The answer is simple; delete it (unless retention is required by law or contract)! Virtually every company processes personal data in some form or fashion. The term “processing” is defined broadly under most data protection laws to mean “any operation or set of operations which is performed on personal data.” The general rule is that when a business’ processing of personal data is complete, the data must be returned or deleted. Typically, data deletion arises:
- when required contractually (i.e., in data processing agreements to comply with applicable data protection laws such as Europe’s General Data Protection Regulation’s (“GDPR”) Article 28(3)(g));
- when requested by data subjects exercising their “right to be forgotten”/deletion/erasure under applicable data protection laws. This means that, in some cases, even if a company’s processing of personal data is incomplete, the processing can be cut short if a person requests that their data be deleted.; and/or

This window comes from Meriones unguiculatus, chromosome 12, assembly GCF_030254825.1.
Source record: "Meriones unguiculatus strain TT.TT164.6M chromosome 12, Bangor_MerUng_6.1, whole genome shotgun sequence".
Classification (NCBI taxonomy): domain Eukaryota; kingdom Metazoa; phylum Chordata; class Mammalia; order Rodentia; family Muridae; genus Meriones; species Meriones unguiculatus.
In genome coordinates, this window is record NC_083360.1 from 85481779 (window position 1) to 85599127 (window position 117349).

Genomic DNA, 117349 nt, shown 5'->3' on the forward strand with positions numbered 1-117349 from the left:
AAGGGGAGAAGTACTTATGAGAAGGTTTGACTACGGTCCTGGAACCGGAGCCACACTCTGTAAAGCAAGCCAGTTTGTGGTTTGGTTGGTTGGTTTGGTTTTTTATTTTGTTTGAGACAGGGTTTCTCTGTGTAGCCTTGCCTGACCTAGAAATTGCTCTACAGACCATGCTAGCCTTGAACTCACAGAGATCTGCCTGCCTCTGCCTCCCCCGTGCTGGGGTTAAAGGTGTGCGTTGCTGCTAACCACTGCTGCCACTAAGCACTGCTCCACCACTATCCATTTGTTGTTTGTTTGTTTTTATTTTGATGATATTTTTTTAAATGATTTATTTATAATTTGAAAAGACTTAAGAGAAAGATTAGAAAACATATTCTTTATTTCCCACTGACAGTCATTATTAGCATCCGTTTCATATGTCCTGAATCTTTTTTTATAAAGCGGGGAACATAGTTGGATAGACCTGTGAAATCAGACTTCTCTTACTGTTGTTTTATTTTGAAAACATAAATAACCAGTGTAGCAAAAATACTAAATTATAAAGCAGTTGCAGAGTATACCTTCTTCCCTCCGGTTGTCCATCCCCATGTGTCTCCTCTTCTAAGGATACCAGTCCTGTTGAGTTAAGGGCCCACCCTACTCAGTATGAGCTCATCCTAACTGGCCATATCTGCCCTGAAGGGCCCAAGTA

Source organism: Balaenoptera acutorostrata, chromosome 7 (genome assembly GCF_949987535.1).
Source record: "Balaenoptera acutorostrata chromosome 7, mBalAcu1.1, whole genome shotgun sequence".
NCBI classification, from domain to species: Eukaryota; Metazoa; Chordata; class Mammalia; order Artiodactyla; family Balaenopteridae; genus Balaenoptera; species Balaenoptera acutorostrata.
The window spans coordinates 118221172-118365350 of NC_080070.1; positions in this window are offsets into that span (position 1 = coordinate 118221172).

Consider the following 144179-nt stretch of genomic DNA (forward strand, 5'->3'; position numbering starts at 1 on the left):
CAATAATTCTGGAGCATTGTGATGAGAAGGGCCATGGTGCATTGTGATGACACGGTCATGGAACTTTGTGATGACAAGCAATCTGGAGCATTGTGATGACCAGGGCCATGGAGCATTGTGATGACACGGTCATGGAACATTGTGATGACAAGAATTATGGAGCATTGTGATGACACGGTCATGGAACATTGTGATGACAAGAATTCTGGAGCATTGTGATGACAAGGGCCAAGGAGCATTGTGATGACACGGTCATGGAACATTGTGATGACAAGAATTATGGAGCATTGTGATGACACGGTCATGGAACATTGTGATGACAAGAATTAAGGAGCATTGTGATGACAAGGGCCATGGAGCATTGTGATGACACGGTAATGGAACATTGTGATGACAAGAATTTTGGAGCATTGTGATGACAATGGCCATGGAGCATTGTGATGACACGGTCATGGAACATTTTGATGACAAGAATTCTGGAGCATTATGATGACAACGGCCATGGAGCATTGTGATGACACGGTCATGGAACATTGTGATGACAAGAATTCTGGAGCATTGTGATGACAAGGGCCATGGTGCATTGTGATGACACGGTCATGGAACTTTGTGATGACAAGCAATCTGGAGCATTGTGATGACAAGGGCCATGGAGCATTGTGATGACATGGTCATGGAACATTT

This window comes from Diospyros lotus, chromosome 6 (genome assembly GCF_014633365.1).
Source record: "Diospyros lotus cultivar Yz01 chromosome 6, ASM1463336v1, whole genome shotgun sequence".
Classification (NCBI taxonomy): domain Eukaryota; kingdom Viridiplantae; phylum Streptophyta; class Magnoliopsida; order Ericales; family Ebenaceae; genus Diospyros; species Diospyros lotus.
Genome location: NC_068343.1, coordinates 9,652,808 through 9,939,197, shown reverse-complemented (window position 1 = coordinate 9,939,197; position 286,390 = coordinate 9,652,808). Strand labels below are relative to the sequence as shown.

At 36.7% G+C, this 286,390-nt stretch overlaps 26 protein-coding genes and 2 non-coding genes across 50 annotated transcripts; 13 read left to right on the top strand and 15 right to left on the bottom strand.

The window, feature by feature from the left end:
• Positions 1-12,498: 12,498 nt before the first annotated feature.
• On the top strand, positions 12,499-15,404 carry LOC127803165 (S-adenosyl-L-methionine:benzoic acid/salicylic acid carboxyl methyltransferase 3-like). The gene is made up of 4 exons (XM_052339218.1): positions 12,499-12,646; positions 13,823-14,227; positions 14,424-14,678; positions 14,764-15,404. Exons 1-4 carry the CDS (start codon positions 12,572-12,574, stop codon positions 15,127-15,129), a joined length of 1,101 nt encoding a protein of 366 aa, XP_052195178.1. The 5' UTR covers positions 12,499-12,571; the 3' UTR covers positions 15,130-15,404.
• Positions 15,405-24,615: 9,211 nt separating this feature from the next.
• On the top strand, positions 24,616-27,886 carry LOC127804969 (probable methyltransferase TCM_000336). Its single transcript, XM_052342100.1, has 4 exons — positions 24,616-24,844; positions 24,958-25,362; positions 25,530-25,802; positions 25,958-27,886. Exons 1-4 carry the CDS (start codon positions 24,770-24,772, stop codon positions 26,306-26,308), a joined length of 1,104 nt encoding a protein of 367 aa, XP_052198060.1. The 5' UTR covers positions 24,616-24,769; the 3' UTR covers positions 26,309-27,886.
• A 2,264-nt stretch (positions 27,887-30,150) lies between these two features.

- as a requirement to do business with other companies. In some instances, data deletion or a process for deletion must exist to do business with other entities. For example, Facebook requires companies to have a policy/process for individuals to request their data be deleted (even if there is no applicable law imposing this requirement on the company) if a company wants individuals to create an account on the company’s website using their Facebook credentials.